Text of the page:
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Syrian Army rapidly advancing towards US and British special forces

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Syrian government forces accompanied by Iranian and Hezbollah fighters are within 15 miles (24km) of a joint US/UK Special Forces base, sparking fears of a confrontation.
British SAS troops were photographed at the heavily-fortified base at al-Tanf in 2016 and are thought to be operating alongside units from the US military, including in a training role.

“The Iranians are the ones promoting their movement towards al-Tanf, using the slogan Fighting The Grand Satan i.e. the US and the international coalition,” Mozahem al-Saloum, a spokesman for the al-Tanf-based Free Syrian Army brigade told the Telegraph.

The area is of substantial strategic importance to the regime, as controlling it would help re-establish a road link with Iraq to the south. In June 2016, Russian jets, providing top cover for the Syrian military, bombed the base. No casualties were reported.

In April, the base reportedly came under attack from Islamic State (IS, formerly ISIS/ISIL).

The UK government refused to comment in line with its long-standing policy relating to Special Forces operations.

Elite UK forces in Syria

The US has reportedly warned against further encroachment on the base and it remains unclear how foreign troops would respond to contact with Syrian forces.

The precise disposition and number of UK forces in unknown though they are likely to be either British Army personnel from 22 SAS or Royal Marines from the SBS – Britain’s so-called ‘Tier 1’ operators.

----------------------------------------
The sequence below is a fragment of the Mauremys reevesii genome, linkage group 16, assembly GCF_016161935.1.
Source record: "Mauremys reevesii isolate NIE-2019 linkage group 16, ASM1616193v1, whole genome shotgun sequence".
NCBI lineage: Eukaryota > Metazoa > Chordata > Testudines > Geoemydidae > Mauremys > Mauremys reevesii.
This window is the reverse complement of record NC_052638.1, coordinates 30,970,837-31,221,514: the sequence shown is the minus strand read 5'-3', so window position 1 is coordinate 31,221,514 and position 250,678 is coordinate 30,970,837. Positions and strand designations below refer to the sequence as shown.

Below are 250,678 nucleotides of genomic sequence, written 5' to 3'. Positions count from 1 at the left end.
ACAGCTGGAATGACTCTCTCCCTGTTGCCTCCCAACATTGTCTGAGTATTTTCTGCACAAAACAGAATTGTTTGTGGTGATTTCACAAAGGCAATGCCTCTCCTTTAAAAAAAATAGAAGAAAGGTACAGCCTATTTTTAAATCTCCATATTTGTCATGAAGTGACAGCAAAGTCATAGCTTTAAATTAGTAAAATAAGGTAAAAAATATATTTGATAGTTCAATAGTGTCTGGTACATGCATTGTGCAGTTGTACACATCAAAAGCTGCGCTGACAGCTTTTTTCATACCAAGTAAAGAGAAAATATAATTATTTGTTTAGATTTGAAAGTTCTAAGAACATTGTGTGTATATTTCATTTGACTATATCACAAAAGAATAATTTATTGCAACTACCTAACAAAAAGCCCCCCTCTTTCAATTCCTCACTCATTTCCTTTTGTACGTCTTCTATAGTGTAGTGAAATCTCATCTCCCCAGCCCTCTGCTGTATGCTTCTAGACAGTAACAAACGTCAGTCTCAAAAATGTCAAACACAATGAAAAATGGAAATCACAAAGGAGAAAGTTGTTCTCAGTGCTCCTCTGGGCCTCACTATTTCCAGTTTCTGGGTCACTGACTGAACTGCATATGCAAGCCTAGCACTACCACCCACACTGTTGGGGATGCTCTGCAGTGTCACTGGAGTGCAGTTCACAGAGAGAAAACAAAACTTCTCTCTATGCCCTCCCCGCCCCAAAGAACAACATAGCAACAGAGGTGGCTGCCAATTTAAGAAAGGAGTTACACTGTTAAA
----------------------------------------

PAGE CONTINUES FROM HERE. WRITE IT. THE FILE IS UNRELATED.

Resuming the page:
Other units that operate under the same ‘no comment’ umbrella include the Special Forces Support Group (SFSG), formerly the 1st Battalion of The Parachute Regiment, which supplies additional troops to SF operations and the shadowy Special Reconnaissance Regiment (SRR), which provides expert close surveillance capabilities.

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Special Forces

Canadian special forces out of Mosul, preparing for new battle in Iraq

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Canadian special forces have left the city of Mosul and are now backing up Iraqi forces as they prepare to assault one of the Islamic State group’s last strongholds in the country. The move comes amid growing friction between the various local groups facing off against the Islamic State of Iraq and the Levant, and warnings that despite its battlefield victories, the international community has a lot more work to do in Iraq.

The Iraqi military, Kurdish Ppeshmerga and various paramilitary groups have surrounded Hawija, a city of about 150,000 people, and are waiting for Prime Minister Haider al-Abadi’s order to attack. The victory there would represent a pivotal moment in the war against ISIL, since the group would then control only a few small pockets of Iraqi territory along Syria’s border.

Canadian troops who had been helping Iraqi forces secure Mosul throughout the summer are now near Hawija, and will provide support during the upcoming battle, military spokesman Maj. Alexandre Cadieux said Friday. Canada has about 200 special forces soldiers supporting local forces in northern Iraq. Most of their work has been with the Kurds, but Cadieux said they are also now operating with other Iraqi groups.